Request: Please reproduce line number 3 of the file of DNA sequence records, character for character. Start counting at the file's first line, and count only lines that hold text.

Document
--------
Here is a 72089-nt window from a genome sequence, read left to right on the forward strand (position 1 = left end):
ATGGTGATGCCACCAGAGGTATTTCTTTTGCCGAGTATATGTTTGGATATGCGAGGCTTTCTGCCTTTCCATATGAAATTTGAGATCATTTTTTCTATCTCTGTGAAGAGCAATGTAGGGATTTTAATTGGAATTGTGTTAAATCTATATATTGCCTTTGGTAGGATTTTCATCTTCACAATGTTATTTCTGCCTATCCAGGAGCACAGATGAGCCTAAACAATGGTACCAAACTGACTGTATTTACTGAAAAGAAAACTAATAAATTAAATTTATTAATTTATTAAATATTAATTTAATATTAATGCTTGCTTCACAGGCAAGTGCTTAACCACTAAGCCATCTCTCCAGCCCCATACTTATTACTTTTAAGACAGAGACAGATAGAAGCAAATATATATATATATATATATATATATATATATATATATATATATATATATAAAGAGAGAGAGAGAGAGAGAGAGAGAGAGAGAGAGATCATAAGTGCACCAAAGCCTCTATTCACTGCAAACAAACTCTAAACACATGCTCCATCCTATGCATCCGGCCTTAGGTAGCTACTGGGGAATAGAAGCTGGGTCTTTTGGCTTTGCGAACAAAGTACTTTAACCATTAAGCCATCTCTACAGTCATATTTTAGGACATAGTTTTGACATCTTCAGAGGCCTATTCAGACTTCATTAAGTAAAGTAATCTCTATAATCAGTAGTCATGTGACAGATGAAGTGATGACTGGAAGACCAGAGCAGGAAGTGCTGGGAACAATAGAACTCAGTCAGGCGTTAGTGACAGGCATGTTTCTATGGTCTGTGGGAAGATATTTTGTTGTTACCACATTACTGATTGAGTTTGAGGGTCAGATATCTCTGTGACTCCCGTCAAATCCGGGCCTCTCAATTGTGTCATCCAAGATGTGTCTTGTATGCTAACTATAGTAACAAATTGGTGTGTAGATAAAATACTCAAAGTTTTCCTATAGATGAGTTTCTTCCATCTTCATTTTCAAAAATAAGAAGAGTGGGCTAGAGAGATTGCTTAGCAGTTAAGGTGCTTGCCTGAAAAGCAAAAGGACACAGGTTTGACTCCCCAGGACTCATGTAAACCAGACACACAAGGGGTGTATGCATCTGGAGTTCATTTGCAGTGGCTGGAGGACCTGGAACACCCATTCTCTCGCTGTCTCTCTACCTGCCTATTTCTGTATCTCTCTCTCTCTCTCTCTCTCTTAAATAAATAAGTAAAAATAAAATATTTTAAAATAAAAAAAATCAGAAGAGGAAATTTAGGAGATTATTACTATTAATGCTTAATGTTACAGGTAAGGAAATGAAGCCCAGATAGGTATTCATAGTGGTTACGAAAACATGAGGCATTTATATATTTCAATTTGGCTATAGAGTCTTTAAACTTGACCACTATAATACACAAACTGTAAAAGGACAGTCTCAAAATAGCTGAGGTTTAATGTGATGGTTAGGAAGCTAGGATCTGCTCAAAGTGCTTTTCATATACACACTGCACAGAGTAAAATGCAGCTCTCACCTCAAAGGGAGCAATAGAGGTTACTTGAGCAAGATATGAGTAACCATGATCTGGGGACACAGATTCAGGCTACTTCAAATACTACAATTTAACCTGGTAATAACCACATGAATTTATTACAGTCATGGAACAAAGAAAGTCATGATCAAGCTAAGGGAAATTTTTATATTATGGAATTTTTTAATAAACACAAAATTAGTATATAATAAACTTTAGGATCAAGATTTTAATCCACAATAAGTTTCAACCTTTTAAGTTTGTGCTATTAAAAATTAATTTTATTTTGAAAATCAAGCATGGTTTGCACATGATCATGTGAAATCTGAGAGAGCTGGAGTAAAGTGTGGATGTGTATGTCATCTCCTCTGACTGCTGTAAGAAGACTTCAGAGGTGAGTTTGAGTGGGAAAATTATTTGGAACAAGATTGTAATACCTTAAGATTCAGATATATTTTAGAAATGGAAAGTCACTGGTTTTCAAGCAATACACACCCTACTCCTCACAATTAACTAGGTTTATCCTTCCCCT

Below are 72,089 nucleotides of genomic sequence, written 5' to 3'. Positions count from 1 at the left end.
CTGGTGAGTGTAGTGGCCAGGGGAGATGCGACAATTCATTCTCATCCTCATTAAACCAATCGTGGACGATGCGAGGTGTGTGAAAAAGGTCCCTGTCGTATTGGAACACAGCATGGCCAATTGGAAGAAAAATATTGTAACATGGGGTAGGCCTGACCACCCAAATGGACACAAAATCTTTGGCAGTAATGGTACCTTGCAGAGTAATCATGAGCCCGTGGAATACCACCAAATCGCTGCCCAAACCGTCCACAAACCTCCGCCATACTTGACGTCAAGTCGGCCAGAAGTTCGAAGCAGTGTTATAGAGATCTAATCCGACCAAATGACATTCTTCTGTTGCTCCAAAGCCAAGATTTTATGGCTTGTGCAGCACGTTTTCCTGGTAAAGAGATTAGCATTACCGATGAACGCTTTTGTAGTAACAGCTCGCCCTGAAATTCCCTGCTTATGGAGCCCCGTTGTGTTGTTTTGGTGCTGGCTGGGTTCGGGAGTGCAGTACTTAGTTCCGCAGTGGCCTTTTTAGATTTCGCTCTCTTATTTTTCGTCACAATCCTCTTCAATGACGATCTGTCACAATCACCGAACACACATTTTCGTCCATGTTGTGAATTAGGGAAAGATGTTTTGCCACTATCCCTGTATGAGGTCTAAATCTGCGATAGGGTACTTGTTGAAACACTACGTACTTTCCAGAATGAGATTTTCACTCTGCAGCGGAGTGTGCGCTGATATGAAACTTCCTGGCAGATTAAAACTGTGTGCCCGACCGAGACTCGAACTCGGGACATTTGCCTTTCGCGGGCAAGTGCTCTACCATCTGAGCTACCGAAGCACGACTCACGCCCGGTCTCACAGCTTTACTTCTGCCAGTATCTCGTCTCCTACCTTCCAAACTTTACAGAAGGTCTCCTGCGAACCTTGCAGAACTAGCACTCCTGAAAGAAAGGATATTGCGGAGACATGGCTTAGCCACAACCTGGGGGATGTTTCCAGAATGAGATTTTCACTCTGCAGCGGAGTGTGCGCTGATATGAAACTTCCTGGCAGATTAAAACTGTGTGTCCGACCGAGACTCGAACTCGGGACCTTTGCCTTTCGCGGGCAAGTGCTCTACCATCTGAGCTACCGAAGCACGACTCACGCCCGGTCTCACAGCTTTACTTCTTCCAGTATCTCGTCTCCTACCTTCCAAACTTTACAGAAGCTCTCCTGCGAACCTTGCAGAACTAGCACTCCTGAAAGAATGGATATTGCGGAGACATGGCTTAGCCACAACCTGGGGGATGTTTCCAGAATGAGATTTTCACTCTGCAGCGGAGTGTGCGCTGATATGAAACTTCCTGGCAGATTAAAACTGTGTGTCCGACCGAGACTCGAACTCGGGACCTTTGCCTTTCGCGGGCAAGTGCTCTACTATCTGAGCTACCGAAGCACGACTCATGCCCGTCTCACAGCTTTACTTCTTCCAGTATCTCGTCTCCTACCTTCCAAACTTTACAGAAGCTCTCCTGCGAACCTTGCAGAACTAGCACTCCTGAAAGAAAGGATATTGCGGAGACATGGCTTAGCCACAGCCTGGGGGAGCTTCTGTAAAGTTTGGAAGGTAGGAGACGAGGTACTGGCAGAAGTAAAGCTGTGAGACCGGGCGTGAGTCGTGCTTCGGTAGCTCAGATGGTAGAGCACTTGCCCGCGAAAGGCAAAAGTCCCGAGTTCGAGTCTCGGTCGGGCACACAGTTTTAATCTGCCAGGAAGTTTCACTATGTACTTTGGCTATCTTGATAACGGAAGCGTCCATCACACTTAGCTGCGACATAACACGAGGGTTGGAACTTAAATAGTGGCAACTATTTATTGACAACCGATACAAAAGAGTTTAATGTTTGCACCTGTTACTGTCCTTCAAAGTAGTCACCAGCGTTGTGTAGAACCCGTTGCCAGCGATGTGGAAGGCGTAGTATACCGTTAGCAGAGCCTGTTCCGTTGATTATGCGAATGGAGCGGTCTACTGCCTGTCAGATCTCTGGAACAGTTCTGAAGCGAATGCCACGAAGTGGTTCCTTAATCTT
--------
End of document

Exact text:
Below are 72,089 nucleotides of genomic sequence, written 5' to 3'. Positions count from 1 at the left end.